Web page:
Helping out is a special feature on CCS called Virtual Coach that interprets data and provides in-context solutions. Is your blood pressure too high compared to average readings? The Virtual Coach will suggest ways to lower the rate, like cutting down on coffee or listening to soothing music that will be automatically played, thanks to the auto-relaxation feature. Real time and historical data is displayed on a LifeLog, which unfolds as a calendar-like story enabling patients to review past actions and progress toward goals, and see subtle trends in their overall health. Healthcare professionals can access the same data to monitor progress and optimize care.
You are not alone
CCS opens the way for an intimate, shared care network to form around the patient to help change behavior through accountability and encouragement on Facebook and other social media.
Achieving an activity goal is a celebratory moment that receives praise from a circle of friends and family who can also nudge the patient to stick to the plan if they falter.
“This provides a social layer on top of a care plan, because you can tell the world you are taking this action,” says Penzo.
In broader sense, a CCS Community is created that reinforces social support as well as educates people about health and wellness. While cheering on a friend or family member, the cheerleader is brought into a circle of awareness about a particular illness and treatment, and is emboldened to participate in their own health improvement plan.
Scale, technology, and challenges
CCS leverages existing technology, standards, and protocols. It can therefore be easily scaled and extended to fit either state-run healthcare systems or privately managed healthcare models, as long as there is broad and continuous connectivity.
A key role is played by wireless devices certified by the Continua Health Alliance—a non-profit organization made up of healthcare and technology companies—that is collaborating to establish a compatible network of connected personal health solutions. For example, Continua-certified devices can seamlessly link to the user's mobile phone over a Bluetooth connection to perform continuous or periodic monitoring.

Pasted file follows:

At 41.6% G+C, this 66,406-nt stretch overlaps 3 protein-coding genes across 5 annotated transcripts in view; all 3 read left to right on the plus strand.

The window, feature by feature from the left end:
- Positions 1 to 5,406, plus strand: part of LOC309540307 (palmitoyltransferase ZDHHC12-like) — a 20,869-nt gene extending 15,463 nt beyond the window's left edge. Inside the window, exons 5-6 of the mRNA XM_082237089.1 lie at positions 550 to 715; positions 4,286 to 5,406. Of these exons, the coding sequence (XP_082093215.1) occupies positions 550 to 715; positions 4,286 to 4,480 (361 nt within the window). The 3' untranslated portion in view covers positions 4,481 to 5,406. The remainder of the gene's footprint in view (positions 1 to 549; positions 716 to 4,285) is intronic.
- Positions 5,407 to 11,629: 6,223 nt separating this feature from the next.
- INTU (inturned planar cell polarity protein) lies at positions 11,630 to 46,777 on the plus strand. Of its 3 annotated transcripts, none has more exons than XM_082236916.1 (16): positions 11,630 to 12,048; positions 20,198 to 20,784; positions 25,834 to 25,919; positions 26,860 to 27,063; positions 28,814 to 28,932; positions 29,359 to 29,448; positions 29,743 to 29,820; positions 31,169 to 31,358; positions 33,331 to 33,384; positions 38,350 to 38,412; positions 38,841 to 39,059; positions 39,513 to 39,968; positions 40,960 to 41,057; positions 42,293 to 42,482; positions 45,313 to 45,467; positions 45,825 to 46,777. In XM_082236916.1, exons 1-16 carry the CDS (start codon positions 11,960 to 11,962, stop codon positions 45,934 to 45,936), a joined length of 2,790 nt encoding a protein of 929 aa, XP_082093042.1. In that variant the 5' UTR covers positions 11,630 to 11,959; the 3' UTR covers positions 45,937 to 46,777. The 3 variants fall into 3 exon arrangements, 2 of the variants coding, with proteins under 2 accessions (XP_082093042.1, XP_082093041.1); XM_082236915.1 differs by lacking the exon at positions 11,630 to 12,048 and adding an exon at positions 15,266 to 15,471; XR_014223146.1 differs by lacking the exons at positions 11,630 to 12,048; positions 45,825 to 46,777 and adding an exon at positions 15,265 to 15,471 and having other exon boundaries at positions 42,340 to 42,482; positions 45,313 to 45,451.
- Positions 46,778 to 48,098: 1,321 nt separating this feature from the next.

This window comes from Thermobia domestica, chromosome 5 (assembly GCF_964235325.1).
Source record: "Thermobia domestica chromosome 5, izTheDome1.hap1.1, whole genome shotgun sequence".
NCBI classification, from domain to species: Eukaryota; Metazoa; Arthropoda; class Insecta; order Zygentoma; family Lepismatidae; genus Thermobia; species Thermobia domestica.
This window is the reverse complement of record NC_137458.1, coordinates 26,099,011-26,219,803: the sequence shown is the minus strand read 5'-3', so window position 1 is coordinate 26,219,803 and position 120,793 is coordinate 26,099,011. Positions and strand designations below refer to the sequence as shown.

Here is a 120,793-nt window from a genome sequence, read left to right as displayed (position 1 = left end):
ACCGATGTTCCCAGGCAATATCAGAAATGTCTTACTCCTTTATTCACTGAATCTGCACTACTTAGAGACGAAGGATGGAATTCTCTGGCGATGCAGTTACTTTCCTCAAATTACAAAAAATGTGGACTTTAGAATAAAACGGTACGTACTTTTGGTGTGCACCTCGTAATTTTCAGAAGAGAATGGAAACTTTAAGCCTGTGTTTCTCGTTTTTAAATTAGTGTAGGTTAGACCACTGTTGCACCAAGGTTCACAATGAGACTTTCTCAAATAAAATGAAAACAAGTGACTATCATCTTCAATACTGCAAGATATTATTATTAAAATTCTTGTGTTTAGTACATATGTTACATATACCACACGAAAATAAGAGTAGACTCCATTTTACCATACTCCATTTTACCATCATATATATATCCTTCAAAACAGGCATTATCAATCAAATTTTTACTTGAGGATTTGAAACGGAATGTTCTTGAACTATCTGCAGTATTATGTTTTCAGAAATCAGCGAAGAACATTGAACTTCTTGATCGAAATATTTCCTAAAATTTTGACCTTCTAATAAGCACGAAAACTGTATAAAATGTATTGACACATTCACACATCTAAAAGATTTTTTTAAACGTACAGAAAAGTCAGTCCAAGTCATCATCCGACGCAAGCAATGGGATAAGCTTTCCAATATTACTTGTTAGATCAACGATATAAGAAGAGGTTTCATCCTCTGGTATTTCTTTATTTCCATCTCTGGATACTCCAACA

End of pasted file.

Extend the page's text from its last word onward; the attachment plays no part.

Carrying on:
The phone synchronizes with a remote system via a secure connection over the web. A resource-oriented service layer on the back-end allows for data exchange with external systems and development of third-party applications.
frog originally developed CCS with cardiovascular patients in mind. But the platform is applicable for a wide range of health issues that require longer-term support and motivation, such as diabetes care or post-transplant recovery.
One challenge might be changing the mindset of patients and healthcare providers. Concepts like remote monitoring and sharing data on social networks raise questions about public and private boundaries for sensitive information and data, both for patients and healthcare organizations.
Yet the design and user experience of CCS reinforces the principal that it is a companion to help the patient improve their health “and not an intrusive guardian or Big Brother,” explains Alex Conconi, a software architect at frog’s Milan studio. Clear safeguards between private information and public availability are built into the system, while access to the social network via Facebook is determined and controlled entirely by the patient as a motivational factor.
How the phone in your pocket could help power a revolution in healthcare that will allow your doctor to spot problems – and intervene – no matter where you are in the world.
Dr Leslie Saxon wants to be able to measure anybody’s heartbeat, no matter where they are in the world.
The cardiologist, from the University of Southern California, specialises in the diagnosis and treatment of heart disease using wearable and implanted devices.
She believes that networked gadgets, such as an iPhone fitted with a heartrate monitor, could be the start of a revolution in healthcare that will allow your doctor to spot problems - and intervene – even if they are thousands of miles away.
The FDA has granted a 510(K) Class II clearance to San Francisco-based AliveCor’s iPhone-enabled heart monitor, which has been commonly known as the “iPhoneECG” since it first made an appearance at CES two years ago. The company announced the clearance as the mHealth Summit kicks off this week in the Washington DC area. AliveCor will begin pre-selling the $199 clinical-quality, ECG monitor, which has the form factor of an iPhone case that fits iPhone 4 and 4S devices, directly from its website starting today, December 3rd.
AliveCor CEO Judy Wade told MobiHealthNews that within a few months the heart monitor will be made available in three different ways. Starting this week physicians can buy them from AliveCor’s website for $199, and the site will require them to provide the medical identification numbers to prove that they are indeed a physician. Wade said that pricepoint is less expensive than most electronic stethoscopes. Starting early next year the company plans to encourage physicians to make the device available to their heart patients via prescription. While the specific details, including pricepoint for prescribed devices, has not yet been fully worked out, Wade told MobiHealthNews the price of the device could hover somewhere around $99 for patients whose doctor prescribes one. Finally, assuming the company secures its next 510(k) clearance, Wade expects the over-the-counter version of the heart monitor to become available sometime during the second quarter of 2013.